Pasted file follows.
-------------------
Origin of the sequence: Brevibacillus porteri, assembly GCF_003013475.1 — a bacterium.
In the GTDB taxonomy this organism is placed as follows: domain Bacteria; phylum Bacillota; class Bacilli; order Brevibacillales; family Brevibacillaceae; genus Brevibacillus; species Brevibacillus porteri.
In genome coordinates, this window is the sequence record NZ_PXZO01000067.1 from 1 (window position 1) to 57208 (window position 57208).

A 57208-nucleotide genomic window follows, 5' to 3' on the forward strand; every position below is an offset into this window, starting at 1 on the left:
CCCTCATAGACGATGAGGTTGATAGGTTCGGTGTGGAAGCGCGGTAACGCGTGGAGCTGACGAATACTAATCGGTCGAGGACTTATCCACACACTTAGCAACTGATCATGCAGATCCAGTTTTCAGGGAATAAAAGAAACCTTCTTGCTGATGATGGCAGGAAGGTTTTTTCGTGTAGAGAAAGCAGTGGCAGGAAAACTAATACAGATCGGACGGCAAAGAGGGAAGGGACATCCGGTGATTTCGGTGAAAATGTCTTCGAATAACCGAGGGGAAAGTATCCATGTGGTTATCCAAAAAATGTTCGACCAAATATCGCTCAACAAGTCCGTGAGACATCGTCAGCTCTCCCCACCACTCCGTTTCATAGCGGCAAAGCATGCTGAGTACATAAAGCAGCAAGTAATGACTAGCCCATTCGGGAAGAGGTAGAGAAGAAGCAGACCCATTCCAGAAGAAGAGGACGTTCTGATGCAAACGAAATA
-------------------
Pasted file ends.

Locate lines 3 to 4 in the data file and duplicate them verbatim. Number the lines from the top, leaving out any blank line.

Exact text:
In genome coordinates, this window is the sequence record NZ_PXZO01000067.1 from 1 (window position 1) to 57208 (window position 57208).

A 57208-nucleotide genomic window follows, 5' to 3' on the forward strand; every position below is an offset into this window, starting at 1 on the left: